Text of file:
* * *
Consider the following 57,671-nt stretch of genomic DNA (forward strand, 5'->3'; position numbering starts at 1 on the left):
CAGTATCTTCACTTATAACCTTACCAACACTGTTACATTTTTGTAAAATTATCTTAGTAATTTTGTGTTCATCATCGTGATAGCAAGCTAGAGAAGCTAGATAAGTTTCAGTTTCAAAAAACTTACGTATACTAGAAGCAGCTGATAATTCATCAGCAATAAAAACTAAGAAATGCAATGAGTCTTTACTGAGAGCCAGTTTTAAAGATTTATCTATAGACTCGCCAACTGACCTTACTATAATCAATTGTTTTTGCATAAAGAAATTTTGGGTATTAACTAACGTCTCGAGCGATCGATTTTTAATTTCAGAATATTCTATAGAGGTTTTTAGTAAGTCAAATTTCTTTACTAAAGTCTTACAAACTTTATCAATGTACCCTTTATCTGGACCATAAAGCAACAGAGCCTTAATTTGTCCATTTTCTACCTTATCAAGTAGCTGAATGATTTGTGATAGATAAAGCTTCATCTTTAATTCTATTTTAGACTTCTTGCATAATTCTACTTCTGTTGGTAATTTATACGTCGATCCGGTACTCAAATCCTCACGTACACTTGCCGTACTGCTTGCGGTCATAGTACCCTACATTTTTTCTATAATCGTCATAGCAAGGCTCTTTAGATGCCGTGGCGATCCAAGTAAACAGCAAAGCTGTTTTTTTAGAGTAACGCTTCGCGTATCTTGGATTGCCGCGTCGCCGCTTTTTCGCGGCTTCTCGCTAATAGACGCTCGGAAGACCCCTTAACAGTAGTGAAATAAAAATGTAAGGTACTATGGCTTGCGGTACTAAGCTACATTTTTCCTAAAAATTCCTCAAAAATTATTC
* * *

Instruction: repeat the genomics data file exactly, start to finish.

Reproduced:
Consider the following 57,671-nt stretch of genomic DNA (forward strand, 5'->3'; position numbering starts at 1 on the left):
CAGTATCTTCACTTATAACCTTACCAACACTGTTACATTTTTGTAAAATTATCTTAGTAATTTTGTGTTCATCATCGTGATAGCAAGCTAGAGAAGCTAGATAAGTTTCAGTTTCAAAAAACTTACGTATACTAGAAGCAGCTGATAATTCATCAGCAATAAAAACTAAGAAATGCAATGAGTCTTTACTGAGAGCCAGTTTTAAAGATTTATCTATAGACTCGCCAACTGACCTTACTATAATCAATTGTTTTTGCATAAAGAAATTTTGGGTATTAACTAACGTCTCGAGCGATCGATTTTTAATTTCAGAATATTCTATAGAGGTTTTTAGTAAGTCAAATTTCTTTACTAAAGTCTTACAAACTTTATCAATGTACCCTTTATCTGGACCATAAAGCAACAGAGCCTTAATTTGTCCATTTTCTACCTTATCAAGTAGCTGAATGATTTGTGATAGATAAAGCTTCATCTTTAATTCTATTTTAGACTTCTTGCATAATTCTACTTCTGTTGGTAATTTATACGTCGATCCGGTACTCAAATCCTCACGTACACTTGCCGTACTGCTTGCGGTCATAGTACCCTACATTTTTTCTATAATCGTCATAGCAAGGCTCTTTAGATGCCGTGGCGATCCAAGTAAACAGCAAAGCTGTTTTTTTAGAGTAACGCTTCGCGTATCTTGGATTGCCGCGTCGCCGCTTTTTCGCGGCTTCTCGCTAATAGACGCTCGGAAGACCCCTTAACAGTAGTGAAATAAAAATGTAAGGTACTATGGCTTGCGGTACTAAGCTACATTTTTCCTAAAAATTCCTCAAAAATTATTC